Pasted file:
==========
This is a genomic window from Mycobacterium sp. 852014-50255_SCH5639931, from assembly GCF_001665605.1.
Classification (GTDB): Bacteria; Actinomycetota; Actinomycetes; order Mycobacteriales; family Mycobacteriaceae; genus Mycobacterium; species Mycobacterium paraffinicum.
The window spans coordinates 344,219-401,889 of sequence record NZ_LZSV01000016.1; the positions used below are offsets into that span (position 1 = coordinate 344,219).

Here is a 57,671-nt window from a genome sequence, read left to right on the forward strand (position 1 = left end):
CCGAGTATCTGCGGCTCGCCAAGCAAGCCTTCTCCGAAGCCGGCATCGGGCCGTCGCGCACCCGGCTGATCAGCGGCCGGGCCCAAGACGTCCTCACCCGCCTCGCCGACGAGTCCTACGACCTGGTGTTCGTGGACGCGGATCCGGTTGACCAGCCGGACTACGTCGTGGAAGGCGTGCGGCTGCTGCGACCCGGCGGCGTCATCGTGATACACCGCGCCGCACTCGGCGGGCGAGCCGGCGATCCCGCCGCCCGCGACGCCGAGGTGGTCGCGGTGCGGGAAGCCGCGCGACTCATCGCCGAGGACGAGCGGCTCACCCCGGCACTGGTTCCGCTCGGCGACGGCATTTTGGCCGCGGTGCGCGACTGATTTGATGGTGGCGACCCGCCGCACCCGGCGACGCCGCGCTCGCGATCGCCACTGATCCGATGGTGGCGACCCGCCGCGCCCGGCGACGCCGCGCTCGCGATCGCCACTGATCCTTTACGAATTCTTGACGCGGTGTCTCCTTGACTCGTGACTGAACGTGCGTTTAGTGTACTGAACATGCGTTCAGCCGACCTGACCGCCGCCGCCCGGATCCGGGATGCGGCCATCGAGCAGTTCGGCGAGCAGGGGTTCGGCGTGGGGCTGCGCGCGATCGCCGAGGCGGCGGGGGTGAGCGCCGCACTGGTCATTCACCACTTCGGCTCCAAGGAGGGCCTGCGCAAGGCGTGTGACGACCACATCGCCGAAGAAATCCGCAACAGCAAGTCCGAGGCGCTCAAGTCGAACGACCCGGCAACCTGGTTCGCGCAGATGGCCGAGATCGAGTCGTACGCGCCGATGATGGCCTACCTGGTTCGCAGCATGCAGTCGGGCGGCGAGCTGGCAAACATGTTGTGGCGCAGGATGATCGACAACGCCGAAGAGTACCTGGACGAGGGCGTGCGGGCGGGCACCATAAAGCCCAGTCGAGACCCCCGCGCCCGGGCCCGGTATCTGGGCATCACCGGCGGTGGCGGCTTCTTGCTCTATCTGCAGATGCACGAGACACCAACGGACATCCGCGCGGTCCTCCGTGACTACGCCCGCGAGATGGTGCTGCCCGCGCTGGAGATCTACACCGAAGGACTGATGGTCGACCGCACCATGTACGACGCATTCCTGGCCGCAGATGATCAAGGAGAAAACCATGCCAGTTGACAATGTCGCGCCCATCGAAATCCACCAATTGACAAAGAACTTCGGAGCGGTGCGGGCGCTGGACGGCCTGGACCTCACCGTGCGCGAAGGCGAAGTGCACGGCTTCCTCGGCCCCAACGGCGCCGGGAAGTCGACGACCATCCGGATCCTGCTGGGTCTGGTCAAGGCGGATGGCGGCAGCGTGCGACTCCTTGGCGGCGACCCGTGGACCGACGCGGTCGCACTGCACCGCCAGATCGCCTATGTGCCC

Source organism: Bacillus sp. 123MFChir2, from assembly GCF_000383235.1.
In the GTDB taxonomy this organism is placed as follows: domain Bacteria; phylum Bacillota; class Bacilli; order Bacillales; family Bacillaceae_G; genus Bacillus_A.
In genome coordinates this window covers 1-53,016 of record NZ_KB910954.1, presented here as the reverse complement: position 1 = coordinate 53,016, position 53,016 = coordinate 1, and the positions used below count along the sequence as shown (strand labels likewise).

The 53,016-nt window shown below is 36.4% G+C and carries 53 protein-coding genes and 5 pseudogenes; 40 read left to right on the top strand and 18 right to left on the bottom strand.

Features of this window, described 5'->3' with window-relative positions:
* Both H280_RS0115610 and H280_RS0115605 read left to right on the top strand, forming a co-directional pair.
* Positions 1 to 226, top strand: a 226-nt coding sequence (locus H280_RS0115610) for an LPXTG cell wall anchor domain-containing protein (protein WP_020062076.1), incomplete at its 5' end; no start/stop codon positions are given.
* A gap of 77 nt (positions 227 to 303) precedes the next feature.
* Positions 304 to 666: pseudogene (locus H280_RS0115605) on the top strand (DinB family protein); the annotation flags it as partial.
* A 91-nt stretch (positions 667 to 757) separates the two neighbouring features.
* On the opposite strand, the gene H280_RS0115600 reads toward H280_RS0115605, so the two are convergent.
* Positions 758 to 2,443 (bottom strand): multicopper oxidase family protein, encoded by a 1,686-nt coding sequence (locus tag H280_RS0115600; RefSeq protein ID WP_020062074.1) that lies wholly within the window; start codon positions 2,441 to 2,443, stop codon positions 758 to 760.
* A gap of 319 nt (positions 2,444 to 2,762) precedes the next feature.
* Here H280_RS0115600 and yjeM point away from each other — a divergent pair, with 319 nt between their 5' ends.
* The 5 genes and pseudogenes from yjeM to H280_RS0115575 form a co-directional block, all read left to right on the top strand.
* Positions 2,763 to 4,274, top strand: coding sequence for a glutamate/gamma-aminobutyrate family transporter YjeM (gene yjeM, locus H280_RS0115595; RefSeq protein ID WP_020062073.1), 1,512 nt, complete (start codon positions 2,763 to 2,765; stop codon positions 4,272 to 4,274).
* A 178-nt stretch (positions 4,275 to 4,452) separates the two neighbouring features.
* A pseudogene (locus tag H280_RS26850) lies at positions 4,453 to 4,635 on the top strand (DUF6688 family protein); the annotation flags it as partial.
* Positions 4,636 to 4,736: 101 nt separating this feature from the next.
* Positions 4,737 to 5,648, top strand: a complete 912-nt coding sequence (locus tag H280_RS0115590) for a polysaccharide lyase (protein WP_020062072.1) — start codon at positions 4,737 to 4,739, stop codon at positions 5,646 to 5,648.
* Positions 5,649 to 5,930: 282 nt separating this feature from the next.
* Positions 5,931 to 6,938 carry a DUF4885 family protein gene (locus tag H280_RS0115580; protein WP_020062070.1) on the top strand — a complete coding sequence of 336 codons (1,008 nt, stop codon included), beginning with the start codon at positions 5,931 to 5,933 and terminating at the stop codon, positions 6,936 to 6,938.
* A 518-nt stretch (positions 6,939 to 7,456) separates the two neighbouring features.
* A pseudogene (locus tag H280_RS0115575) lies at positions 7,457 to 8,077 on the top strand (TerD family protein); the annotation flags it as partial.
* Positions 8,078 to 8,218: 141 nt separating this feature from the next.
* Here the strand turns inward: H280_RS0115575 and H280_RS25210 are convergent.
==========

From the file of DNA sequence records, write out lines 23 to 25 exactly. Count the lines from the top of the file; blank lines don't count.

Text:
* A pseudogene (locus tag H280_RS26850) lies at positions 4,453 to 4,635 on the top strand (DUF6688 family protein); the annotation flags it as partial.
* Positions 4,636 to 4,736: 101 nt separating this feature from the next.
* Positions 4,737 to 5,648, top strand: a complete 912-nt coding sequence (locus tag H280_RS0115590) for a polysaccharide lyase (protein WP_020062072.1) — start codon at positions 4,737 to 4,739, stop codon at positions 5,646 to 5,648.